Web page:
Sites

Six siteswere initially involved in the investigations of the NoeSLIDE project. In three of these sites, the research has already been completed (see below). The three remaining sites are the current core sites of the "eSurfLab". At two of theses sites (Salcher and Hofermühle), automated measurements are collected several times a day (every 5 minutes). In addition, further measurements are taken on site at regular intervals (approx. monthly). The site´s own power and broadband internet connection, which allows for long term and reliable runtime as well as rapid data transfer. Extensive instrumentation of the Brandstatt site is planned for 2022.

 

 

Location of the current sites

Ongoing and planned sites:

  • Salcher landslide (ongoing since 2014)
    One of the main investigation sites within the NoeSLIDE project into the Salcher landslide in Gresten (district of Scheibbs). A separate website with extensive details is dedicated to this site; see Salcher Landslide Observatory
  • Hofermühle earth slide - earth flow (ongoing since 2018)
    The second main investigation site is the Hofermühle landslide in Konradsheim (district of Waidhofen an der Ybbs). More information about this site can be found on a separate website dedicated to it, see Hofermühle.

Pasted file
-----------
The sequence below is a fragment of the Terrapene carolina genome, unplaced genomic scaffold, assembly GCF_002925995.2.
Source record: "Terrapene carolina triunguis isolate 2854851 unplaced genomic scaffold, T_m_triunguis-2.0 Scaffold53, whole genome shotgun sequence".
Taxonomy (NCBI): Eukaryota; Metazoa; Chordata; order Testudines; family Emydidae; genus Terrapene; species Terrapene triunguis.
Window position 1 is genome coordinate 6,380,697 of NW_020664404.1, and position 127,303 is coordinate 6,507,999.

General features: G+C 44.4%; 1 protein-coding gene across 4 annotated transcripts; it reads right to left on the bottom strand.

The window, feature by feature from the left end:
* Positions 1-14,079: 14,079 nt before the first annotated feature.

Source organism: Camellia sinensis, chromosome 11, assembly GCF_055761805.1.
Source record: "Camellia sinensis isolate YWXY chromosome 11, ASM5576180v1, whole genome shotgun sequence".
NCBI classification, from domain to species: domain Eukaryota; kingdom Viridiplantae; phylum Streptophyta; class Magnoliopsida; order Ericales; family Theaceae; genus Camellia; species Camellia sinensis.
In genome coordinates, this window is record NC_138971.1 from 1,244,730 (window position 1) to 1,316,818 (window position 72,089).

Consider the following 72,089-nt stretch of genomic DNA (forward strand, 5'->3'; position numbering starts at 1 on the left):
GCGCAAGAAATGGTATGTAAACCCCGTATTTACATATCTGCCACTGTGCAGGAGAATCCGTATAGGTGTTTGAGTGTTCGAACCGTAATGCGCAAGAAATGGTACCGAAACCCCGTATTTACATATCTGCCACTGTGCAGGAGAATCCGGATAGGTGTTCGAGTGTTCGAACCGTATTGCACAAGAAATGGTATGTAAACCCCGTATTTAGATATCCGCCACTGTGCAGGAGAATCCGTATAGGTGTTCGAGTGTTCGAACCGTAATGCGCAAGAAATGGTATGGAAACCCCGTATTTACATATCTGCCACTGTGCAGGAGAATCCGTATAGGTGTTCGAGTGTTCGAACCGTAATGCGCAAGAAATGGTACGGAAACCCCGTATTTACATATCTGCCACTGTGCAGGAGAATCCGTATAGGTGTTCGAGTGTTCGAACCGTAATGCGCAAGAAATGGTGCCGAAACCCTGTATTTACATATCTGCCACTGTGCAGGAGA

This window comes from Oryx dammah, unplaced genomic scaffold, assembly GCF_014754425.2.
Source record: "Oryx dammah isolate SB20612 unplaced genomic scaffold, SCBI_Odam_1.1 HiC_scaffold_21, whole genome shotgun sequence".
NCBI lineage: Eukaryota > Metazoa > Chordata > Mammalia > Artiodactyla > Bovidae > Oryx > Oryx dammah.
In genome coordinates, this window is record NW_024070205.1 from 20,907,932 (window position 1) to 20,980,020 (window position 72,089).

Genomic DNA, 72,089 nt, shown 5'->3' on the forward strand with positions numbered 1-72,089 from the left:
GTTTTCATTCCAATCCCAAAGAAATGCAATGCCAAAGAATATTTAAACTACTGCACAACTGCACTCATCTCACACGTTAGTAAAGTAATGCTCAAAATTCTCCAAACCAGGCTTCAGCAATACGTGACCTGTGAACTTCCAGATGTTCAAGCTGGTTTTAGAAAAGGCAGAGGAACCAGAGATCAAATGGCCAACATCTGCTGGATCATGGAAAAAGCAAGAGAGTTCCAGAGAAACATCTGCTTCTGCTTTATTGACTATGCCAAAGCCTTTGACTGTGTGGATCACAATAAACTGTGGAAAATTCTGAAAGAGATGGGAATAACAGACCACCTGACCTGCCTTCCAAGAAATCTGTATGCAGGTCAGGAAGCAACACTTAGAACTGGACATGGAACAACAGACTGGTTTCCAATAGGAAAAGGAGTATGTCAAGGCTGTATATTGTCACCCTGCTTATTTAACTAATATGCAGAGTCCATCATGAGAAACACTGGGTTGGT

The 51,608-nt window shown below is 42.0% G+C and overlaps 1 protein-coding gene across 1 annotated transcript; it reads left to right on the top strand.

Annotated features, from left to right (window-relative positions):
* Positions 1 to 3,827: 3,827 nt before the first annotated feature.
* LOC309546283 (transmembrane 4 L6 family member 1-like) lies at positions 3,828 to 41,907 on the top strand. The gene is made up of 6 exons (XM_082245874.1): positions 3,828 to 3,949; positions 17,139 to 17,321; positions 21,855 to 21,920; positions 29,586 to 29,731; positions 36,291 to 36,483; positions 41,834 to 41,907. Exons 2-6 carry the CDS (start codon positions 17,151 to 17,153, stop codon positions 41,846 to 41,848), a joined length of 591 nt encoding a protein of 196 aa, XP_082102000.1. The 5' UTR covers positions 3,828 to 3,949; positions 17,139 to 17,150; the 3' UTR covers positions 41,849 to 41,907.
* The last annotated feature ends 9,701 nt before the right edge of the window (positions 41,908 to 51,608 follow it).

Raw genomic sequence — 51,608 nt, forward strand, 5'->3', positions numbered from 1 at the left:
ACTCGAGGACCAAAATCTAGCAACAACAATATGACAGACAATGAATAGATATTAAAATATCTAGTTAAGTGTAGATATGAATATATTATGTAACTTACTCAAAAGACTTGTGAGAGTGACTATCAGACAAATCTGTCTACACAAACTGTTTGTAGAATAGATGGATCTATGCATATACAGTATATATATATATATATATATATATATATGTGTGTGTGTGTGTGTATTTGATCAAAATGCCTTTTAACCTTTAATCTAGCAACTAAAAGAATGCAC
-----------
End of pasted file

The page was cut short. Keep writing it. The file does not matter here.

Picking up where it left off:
• Brandstatt landslide (in preparation for 2022)
    The Brandstatt landslide is a widespread and deep landslide coupled with smaller and more superficial processes. Movement rates are low, but occur over large areas and have a high, continuous damaging effect, which is why investigations have been conducted here in the past by the GBA. New data was acquired with a terrestrial laser scanner to detect current surface changes. Installations of a meteorological station and several inclinometers and additional subsurface sensors are planned for spring 2022.

Completed sites:

  • Eckerwirt mudflow (completed)
    The Eckerwirt site is located NE of Hofermühle, with similar characteristics but on a larger scale. Surface changes were recorded here using a terrestrial laser scanner.
  • Amtmann rock fall / tipping (completed)
    The Amtmann is an approximately 30m high freestanding rock tower in the Ybbstal valley and is located close to the busy Ofenloch road (B31). To investigate possible movements, a wireless sensor node network was installed on the rock and multi-temporal TLS data was used to investigate possible fall processes (rockfall) as well as fissure formation.
  • Ofenloch rock fall / rock fall (completed)
    The Ofenloch road (B31) between Waidhofen/Ybbs and Opponitz is highly endangered by rockfall and rockslides. In order to be able to determine areal changes on correspondingly endangered rock faces, a rock face on the right bank of the Ybbs was surveyed at regular intervals using a terrestrial laser scanner.